The Telescope
























































Saturn came into opposition on June 11th and so will be at its highest elevation due south as darkness falls. It shines initially at magnitude +0.3 falling to +0.4 during the month and has an angular size of ~17 arc seconds. With an angle of 26.8 degrees inclination to the line of sight, the rings are virtually as open as they ever can be. Their maximum tilt, at 27 degrees, will come in October - the first time since 2002. Saturn ceases its westwards, retrograde, motion on August 25th. It is sad that Saturn, now lying in the southern part of Ophiuchus between Sagittarius and Scorpius, only reaches an elevation of ~17 degrees above the horizon when due south, so hindering our view of this most beautiful planet. If imaging Saturn (or Jupiter), Registax 6 has a tool to align the red, green and blue colour images to largely remove atmospheric dispersion from the image. At somewhat over £100 one can purchse the ZWO atmospheric dispersion corrector which uses two, contra rotating, prisms to carry out an even better correction - and which can also be used for visual observing.


Jupiter. Now four months after opposition, Jupiter can still be seen low in the southwestern sky after nightfall. It sets at about 11:30 BST as August begin. As the month progresses its brightness falls from -1.9 to -1.7 magnitudes as its angular size falls from 34 to 32 arc seconds. It lies in Virgo, initially some 8 degrees to the west of Spica, reducing to 4 degrees as the month progresses and will pass Spica on September 11th on its journey towards the lower parts of the ecliptic. Next year it will only reach an elevation of some 25 degrees when due south and, in the following two years, just 18 degrees before it moves back towards the more northerly parts of the ecliptic. Even so, with a small telescope one should easily be able to see the equatorial bands in the atmosphere, sometimes the Great Red Spot and up to four of the Gallilean moons as they weave their way around it.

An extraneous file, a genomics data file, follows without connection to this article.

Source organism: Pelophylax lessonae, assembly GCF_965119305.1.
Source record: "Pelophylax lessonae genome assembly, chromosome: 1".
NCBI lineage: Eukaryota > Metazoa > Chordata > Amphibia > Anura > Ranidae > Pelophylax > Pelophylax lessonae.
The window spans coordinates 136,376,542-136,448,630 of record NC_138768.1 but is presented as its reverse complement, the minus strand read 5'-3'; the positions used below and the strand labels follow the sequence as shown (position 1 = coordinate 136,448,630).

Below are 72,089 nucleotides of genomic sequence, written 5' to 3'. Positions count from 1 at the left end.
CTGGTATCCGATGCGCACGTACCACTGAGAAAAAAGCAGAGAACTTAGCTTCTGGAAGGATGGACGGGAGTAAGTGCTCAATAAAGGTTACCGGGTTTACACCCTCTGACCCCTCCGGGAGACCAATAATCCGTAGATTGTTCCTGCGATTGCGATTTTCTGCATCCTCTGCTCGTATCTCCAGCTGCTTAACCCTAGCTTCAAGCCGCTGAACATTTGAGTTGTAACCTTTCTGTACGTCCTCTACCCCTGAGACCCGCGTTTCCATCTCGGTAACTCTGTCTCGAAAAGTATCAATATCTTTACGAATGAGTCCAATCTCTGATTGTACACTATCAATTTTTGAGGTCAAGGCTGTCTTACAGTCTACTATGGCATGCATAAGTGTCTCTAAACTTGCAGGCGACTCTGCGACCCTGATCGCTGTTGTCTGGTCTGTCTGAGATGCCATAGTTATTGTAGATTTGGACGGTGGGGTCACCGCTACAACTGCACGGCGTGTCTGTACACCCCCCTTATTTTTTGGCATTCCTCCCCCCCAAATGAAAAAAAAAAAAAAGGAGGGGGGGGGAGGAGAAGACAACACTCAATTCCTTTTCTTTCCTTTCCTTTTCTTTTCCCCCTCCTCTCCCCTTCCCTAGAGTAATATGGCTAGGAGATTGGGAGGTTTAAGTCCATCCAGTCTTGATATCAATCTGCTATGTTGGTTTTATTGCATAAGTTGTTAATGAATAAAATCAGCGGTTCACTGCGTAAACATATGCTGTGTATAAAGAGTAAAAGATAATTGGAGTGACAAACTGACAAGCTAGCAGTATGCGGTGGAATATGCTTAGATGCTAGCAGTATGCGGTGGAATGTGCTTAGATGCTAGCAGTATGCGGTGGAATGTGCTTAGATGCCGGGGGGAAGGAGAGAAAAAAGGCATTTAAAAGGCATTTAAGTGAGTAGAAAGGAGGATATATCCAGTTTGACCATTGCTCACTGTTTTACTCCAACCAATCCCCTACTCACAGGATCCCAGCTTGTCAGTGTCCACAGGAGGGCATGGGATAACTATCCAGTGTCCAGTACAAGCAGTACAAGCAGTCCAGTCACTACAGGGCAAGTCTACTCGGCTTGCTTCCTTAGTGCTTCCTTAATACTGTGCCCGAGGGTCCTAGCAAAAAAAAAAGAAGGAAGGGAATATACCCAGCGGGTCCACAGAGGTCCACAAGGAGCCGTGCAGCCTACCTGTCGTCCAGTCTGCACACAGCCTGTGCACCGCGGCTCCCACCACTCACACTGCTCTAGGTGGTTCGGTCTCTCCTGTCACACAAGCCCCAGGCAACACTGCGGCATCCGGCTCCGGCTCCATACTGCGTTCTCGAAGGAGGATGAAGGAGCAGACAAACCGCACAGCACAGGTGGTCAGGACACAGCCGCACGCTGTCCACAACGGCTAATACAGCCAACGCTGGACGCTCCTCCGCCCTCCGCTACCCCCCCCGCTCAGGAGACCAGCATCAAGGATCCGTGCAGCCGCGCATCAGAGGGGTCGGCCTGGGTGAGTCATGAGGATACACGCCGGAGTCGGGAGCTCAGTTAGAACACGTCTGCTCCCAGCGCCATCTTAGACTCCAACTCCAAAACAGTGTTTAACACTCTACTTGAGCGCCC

Mars is hidden in the Sun's glare all month so cannot be observed.
Venus is visible in the east before dawn this month, rising around 3 hours before sunrise. Its magnitude dims slightly during the month from -4 to -3.9 as its angular diameter shrinks from 14.5 to 12.5 arc seconds. However, at the same time, its illuminated phase increases from 74 to 83% - which explains why the magitude does not drop too much. Its elevation before sunrise is greatest on August 2nd when Venus lies close to the open cluster M35 in Gemini.


Mars passed behind the Sun in July, but will be hidden in the Sun's glare all month so cannot be observed.

The Night Sky In and Around Swindon August 2017

Slide Presentation

The following presentation was given at our meeting on the 16th June, 2017 by Rob Slack

The constellation Hercules

Between the constellation Bootes and the bright star Vega in Lyra lies the constellation Hercules.The Red Giant star Alpha Herculis or Ras Algethi, its arabic name, is one of the largest stars known, with a diameter of around 500 times that of our Sun. In common with most giant stars it varies its size, changing in brightness as it does so from 3rd to 4th magnitude. Lying along one side of the "keystone" lies one of the wonders of the skies, the great globular cluster, M13. Just visible to the unaided eye on a dark clear night, it is easily seen through binoculars as a small ball of cotten wool about 1/3 the diameter of the full Moon. The brightness increases towards the centre where the concentration of stars is greatest. It is a most beautiful sight in a small telescope. It contains around 300,000 stars in a region of space 100 light years across, and is the brightest globular cluster that can be seen in the northern hemisphere.